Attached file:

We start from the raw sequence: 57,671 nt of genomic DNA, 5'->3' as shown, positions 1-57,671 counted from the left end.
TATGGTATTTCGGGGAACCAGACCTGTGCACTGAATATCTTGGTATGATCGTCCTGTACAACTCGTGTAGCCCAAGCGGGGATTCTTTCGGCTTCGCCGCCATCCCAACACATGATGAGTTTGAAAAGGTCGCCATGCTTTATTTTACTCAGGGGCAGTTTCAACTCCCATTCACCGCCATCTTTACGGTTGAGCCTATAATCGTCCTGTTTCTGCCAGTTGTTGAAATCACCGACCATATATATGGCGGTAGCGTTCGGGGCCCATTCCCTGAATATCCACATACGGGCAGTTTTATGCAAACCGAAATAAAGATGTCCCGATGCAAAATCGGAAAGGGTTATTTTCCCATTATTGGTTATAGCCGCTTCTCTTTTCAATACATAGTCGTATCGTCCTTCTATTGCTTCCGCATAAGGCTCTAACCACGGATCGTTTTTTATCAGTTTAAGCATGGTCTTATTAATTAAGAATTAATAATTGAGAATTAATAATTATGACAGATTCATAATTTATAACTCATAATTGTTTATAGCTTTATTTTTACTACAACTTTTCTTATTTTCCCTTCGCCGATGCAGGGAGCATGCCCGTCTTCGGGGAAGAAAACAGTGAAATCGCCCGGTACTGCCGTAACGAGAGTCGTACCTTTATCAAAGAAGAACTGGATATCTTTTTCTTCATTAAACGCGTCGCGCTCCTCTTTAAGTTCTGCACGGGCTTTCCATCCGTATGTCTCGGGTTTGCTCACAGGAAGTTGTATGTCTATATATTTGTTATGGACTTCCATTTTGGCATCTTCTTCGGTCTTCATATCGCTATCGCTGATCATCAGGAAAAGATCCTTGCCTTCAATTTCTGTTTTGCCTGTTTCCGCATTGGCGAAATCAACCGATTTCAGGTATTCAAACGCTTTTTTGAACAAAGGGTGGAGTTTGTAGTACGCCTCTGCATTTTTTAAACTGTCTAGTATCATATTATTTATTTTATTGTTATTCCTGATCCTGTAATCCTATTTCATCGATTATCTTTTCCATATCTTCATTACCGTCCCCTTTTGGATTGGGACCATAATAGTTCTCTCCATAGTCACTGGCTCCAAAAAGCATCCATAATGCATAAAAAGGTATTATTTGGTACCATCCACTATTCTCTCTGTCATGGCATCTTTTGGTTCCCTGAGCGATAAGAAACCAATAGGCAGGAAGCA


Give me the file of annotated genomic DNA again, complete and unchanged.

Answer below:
We start from the raw sequence: 57,671 nt of genomic DNA, 5'->3' as shown, positions 1-57,671 counted from the left end.
TATGGTATTTCGGGGAACCAGACCTGTGCACTGAATATCTTGGTATGATCGTCCTGTACAACTCGTGTAGCCCAAGCGGGGATTCTTTCGGCTTCGCCGCCATCCCAACACATGATGAGTTTGAAAAGGTCGCCATGCTTTATTTTACTCAGGGGCAGTTTCAACTCCCATTCACCGCCATCTTTACGGTTGAGCCTATAATCGTCCTGTTTCTGCCAGTTGTTGAAATCACCGACCATATATATGGCGGTAGCGTTCGGGGCCCATTCCCTGAATATCCACATACGGGCAGTTTTATGCAAACCGAAATAAAGATGTCCCGATGCAAAATCGGAAAGGGTTATTTTCCCATTATTGGTTATAGCCGCTTCTCTTTTCAATACATAGTCGTATCGTCCTTCTATTGCTTCCGCATAAGGCTCTAACCACGGATCGTTTTTTATCAGTTTAAGCATGGTCTTATTAATTAAGAATTAATAATTGAGAATTAATAATTATGACAGATTCATAATTTATAACTCATAATTGTTTATAGCTTTATTTTTACTACAACTTTTCTTATTTTCCCTTCGCCGATGCAGGGAGCATGCCCGTCTTCGGGGAAGAAAACAGTGAAATCGCCCGGTACTGCCGTAACGAGAGTCGTACCTTTATCAAAGAAGAACTGGATATCTTTTTCTTCATTAAACGCGTCGCGCTCCTCTTTAAGTTCTGCACGGGCTTTCCATCCGTATGTCTCGGGTTTGCTCACAGGAAGTTGTATGTCTATATATTTGTTATGGACTTCCATTTTGGCATCTTCTTCGGTCTTCATATCGCTATCGCTGATCATCAGGAAAAGATCCTTGCCTTCAATTTCTGTTTTGCCTGTTTCCGCATTGGCGAAATCAACCGATTTCAGGTATTCAAACGCTTTTTTGAACAAAGGGTGGAGTTTGTAGTACGCCTCTGCATTTTTTAAACTGTCTAGTATCATATTATTTATTTTATTGTTATTCCTGATCCTGTAATCCTATTTCATCGATTATCTTTTCCATATCTTCATTACCGTCCCCTTTTGGATTGGGACCATAATAGTTCTCTCCATAGTCACTGGCTCCAAAAAGCATCCATAATGCATAAAAAGGTATTATTTGGTACCATCCACTATTCTCTCTGTCATGGCATCTTTTGGTTCCCTGAGCGATAAGAAACCAATAGGCAGGAAGCA